Meet Mohammed (tour guide operator and desert hotel owner). Middle of Sahara and he has a swimming pool and WIFI. But since it was 46 degrees I could not bring myself to do a blog!
Me ready for the desert (after experiencing the wind blowing in the desert I realize how important it is to cover your head!)
After over 1.5 hours on the camel I started feeling camel sick ( motion sickness) - actually thought I was going to pass out and fall off the camel - what a sight that would be. The guides took me off the camel and laid me on a blanket in the middle of the desert and started pouring cold water all over me while I drank water - good thing it is so hot and you dry fast as we are sleeping in our clothes tonight! I started to feel better and opted to walk the remaining 20 minutes barefoot!
Camels, most often associated with the Sahara, were introduced to the desert around 200 A.D. Their advantages over the horses they replaced include soft feet that are aligned so that they can move quickly and easily through sand and their ability to go for up to 17 days without food or water.
The Addax nasomaculatus, also known as the screwhorn antelope, is the Sahara's largest indigenous mammal. It travels in small herds throughout the Western Sahara, Mauritania and Chad. Instead of drinking water, it sucks moisture from the desert grasses and bushes. Its oversized hooves make the addax adept at moving through the Sahara's loose sand.Rodents, snakes and scorpions thrive in the desert environment. The desert is home to the deathstalker scorpion (good thing I did not know about these creatures while I was walking barefoot) which can be nearly 4 inches (10 cm) in length. Its dangerous venom contains large amounts of agitoxin and scyllatoxin.Among the 40-plus species of rodents in the Sahara is the jerboa, related to the mouse, rat and squirrel (we did see one of these along with a desert snake). To keep cool, the jerboa burrows underneath the desert's sands to more humid soils.
Jackals and several types of hyenas are among the carnivores that roam the Sahara. Weighing less than 3 pounds (1.4 kg), the Mall Fennec Fox (we saw tracks of one of these) is another carnivore that makes its home in tunnels in the sand dunes during the day and comes out at night to prey on the rodents.
I am glad I did not read about these creatures before I decided to walk barefoot in the sand!
After about two hours we reached our Nomad camp.
Now the washroom facilities are another matter - yes there is a toilet but no you do not flush just dump water from a bucket into the toilet when you are finished - now I know why I hate camping!
Most of the people living in Sahara are Nomads. These Nomads, with their herds of sheep and goats and with camels for transportation, predominate in drier areas and continue to use as in centuries past, for water, trade, and provisioning stops. These people are always moving from place to place in search of better living conditions.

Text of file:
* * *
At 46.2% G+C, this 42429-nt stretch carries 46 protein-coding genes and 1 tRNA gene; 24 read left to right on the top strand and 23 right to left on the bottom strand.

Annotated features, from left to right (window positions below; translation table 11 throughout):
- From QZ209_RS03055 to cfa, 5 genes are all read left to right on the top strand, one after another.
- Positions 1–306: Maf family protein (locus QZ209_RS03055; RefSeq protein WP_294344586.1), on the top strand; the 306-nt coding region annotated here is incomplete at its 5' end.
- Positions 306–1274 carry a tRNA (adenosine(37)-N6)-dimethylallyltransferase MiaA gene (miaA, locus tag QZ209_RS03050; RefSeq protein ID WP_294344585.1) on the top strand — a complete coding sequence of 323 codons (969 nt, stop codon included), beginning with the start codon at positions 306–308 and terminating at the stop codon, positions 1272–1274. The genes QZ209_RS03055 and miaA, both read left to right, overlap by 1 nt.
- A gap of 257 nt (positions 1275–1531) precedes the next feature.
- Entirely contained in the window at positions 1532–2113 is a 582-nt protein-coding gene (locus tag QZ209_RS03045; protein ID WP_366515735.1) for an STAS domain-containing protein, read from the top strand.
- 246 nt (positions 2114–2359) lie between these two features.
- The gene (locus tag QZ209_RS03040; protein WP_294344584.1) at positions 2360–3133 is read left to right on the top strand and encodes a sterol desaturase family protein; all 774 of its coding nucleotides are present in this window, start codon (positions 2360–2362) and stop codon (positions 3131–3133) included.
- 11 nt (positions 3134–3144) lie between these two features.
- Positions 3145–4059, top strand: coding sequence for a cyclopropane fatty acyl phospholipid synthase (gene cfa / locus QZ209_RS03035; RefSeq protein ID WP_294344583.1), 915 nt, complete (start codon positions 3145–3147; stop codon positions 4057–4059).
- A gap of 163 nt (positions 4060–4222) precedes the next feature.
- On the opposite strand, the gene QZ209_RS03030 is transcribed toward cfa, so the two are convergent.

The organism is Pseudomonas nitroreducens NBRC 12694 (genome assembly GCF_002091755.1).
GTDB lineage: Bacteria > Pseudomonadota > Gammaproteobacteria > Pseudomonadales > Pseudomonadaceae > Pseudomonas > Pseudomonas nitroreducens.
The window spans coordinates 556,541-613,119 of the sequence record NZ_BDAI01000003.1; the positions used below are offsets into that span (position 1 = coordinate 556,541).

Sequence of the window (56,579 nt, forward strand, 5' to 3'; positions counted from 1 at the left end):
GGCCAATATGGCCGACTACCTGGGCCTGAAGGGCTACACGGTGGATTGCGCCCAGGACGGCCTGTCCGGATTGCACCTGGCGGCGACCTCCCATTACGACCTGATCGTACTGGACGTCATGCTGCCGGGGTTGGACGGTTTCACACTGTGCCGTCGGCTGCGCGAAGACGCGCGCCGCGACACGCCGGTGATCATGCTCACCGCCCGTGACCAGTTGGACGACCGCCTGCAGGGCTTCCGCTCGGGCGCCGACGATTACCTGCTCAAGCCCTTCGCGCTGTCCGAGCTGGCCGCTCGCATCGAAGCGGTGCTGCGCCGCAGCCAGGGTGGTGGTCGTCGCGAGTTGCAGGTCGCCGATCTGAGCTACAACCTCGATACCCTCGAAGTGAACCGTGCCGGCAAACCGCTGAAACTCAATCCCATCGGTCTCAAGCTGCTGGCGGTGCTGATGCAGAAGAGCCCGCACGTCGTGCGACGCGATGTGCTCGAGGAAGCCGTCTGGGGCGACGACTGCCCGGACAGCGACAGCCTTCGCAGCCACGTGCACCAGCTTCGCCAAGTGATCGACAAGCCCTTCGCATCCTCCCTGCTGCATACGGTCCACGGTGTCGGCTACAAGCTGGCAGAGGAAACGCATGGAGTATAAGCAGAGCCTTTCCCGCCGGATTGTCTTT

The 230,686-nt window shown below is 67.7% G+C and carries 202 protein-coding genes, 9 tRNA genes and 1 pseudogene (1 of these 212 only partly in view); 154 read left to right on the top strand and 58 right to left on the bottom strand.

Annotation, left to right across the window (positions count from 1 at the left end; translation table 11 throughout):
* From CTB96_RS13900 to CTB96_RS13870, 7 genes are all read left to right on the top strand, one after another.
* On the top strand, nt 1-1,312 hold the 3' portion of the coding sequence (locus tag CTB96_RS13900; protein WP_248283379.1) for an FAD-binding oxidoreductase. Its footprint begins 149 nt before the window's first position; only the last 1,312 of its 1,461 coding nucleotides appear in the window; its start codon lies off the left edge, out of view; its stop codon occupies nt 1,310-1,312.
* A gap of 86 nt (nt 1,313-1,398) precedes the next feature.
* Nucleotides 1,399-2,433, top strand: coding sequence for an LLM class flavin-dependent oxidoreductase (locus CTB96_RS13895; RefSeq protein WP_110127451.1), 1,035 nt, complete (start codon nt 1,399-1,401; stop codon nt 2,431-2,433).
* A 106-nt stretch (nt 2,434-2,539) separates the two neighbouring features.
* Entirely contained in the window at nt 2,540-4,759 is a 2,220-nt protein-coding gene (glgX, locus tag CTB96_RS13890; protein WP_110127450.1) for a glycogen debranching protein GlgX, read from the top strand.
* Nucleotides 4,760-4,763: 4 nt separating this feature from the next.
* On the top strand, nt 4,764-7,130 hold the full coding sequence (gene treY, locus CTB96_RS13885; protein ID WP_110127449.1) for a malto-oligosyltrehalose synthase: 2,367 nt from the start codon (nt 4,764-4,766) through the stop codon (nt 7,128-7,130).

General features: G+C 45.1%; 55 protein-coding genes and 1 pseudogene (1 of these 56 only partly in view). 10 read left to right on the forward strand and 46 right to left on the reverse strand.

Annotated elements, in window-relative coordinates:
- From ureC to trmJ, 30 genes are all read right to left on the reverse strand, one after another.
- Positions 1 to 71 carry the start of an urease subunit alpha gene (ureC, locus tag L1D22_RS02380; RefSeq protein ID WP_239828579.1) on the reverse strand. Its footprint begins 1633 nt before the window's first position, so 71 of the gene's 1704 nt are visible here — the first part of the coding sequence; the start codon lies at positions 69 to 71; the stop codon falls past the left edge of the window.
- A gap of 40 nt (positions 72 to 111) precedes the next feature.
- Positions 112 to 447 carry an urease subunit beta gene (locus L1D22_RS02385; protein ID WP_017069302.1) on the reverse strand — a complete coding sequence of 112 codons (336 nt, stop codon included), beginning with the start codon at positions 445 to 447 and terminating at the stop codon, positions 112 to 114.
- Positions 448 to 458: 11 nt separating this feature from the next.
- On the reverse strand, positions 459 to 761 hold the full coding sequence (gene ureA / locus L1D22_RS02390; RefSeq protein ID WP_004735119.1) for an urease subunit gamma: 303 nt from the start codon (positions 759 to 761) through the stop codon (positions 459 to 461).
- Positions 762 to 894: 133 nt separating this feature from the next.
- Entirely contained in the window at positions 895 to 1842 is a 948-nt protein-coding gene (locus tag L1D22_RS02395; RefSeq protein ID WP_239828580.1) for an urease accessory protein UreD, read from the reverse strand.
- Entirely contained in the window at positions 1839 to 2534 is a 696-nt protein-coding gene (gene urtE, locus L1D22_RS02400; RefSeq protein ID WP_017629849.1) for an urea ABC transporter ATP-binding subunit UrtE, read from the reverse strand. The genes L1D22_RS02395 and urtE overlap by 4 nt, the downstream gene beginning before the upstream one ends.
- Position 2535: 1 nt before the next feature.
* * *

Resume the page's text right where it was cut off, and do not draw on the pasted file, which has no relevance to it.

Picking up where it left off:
The major groups of people that live in the Sahara are the Berbers. Earlier Berbers lived across the whole northern part of Africa. Today most of the Berbers live in Morocco and Algeria. They make up 40 percent of Morocco's population and 30 percent of Algeria's population. Berbers live in rural areas where they raise sheep and cattle.
Over 10 million Moroccans are Berbers. Most have little or no education except what they learn from tourist - our guide could understand about 5 languages but could not write any.
Our guides made us the most delicious traditional Berber dinner - the main course being a chicken tangine.
The other people were from Spain and although there English was limited and our Spanish non existent we were able to communicate and had a lovely evening beside large sand dunes, enjoying the silence and beautiful stars in the sky! The sunset was nothing exciting as I think we are here at the wrong time of year for the beautiful orange sunsets. No need for the jackets we packed - about 30 degrees and no air conditioning in our tent (not that we expected any).
Our guides showed us where they have dug down about 1.5 meters in the sand to find water which can be used for drinking. Our guides were to play some traditional drumming music for us but we were all so tired and would have to be up by 4:30 in the morning to start the trek back - so we all opted for sleep well sort of sleep. It was very hot and in the middle of the night we had a sand strom with winds as strong as a hurricane - I actually thought the tent might blow down, but it did not.
This is how I spent my 58th birthday! Another item to check off the bucket list !
My next blog will be the adventures to and from the desert! Marrakech is about an 8 hour drive over the Atlas Mountains to the Sahara Desert.